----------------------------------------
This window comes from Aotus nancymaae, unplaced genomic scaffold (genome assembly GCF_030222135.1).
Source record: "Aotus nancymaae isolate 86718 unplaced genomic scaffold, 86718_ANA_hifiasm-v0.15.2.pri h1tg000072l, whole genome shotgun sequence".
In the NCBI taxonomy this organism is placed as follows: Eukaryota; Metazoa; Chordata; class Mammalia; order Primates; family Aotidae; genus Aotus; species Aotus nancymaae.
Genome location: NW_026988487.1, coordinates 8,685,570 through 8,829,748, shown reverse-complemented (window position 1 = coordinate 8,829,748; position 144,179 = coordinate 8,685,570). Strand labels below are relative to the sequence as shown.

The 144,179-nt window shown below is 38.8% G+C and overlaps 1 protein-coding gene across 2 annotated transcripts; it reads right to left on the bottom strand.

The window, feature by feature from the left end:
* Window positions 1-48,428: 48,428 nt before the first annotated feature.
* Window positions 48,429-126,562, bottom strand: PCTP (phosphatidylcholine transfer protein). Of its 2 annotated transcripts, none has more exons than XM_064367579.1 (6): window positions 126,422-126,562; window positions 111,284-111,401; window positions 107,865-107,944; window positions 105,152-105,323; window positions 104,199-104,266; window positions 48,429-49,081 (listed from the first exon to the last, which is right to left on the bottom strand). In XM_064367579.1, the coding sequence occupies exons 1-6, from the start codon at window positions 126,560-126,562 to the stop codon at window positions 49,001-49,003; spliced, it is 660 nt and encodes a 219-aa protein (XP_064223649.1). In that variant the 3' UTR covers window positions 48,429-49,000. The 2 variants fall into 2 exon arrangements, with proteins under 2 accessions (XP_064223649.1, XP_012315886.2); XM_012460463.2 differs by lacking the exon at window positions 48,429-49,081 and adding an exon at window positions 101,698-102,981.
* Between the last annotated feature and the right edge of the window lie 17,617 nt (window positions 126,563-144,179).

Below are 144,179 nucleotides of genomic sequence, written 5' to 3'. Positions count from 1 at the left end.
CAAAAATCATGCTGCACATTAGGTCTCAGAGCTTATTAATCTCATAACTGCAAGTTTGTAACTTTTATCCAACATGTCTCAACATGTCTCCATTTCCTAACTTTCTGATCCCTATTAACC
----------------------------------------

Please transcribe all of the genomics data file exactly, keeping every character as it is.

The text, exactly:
This window comes from Aotus nancymaae, unplaced genomic scaffold (genome assembly GCF_030222135.1).
Source record: "Aotus nancymaae isolate 86718 unplaced genomic scaffold, 86718_ANA_hifiasm-v0.15.2.pri h1tg000072l, whole genome shotgun sequence".
In the NCBI taxonomy this organism is placed as follows: Eukaryota; Metazoa; Chordata; class Mammalia; order Primates; family Aotidae; genus Aotus; species Aotus nancymaae.
Genome location: NW_026988487.1, coordinates 8,685,570 through 8,829,748, shown reverse-complemented (window position 1 = coordinate 8,829,748; position 144,179 = coordinate 8,685,570). Strand labels below are relative to the sequence as shown.

The 144,179-nt window shown below is 38.8% G+C and overlaps 1 protein-coding gene across 2 annotated transcripts; it reads right to left on the bottom strand.

The window, feature by feature from the left end:
* Window positions 1-48,428: 48,428 nt before the first annotated feature.
* Window positions 48,429-126,562, bottom strand: PCTP (phosphatidylcholine transfer protein). Of its 2 annotated transcripts, none has more exons than XM_064367579.1 (6): window positions 126,422-126,562; window positions 111,284-111,401; window positions 107,865-107,944; window positions 105,152-105,323; window positions 104,199-104,266; window positions 48,429-49,081 (listed from the first exon to the last, which is right to left on the bottom strand). In XM_064367579.1, the coding sequence occupies exons 1-6, from the start codon at window positions 126,560-126,562 to the stop codon at window positions 49,001-49,003; spliced, it is 660 nt and encodes a 219-aa protein (XP_064223649.1). In that variant the 3' UTR covers window positions 48,429-49,000. The 2 variants fall into 2 exon arrangements, with proteins under 2 accessions (XP_064223649.1, XP_012315886.2); XM_012460463.2 differs by lacking the exon at window positions 48,429-49,081 and adding an exon at window positions 101,698-102,981.
* Between the last annotated feature and the right edge of the window lie 17,617 nt (window positions 126,563-144,179).

Below are 144,179 nucleotides of genomic sequence, written 5' to 3'. Positions count from 1 at the left end.
CAAAAATCATGCTGCACATTAGGTCTCAGAGCTTATTAATCTCATAACTGCAAGTTTGTAACTTTTATCCAACATGTCTCAACATGTCTCCATTTCCTAACTTTCTGATCCCTATTAACC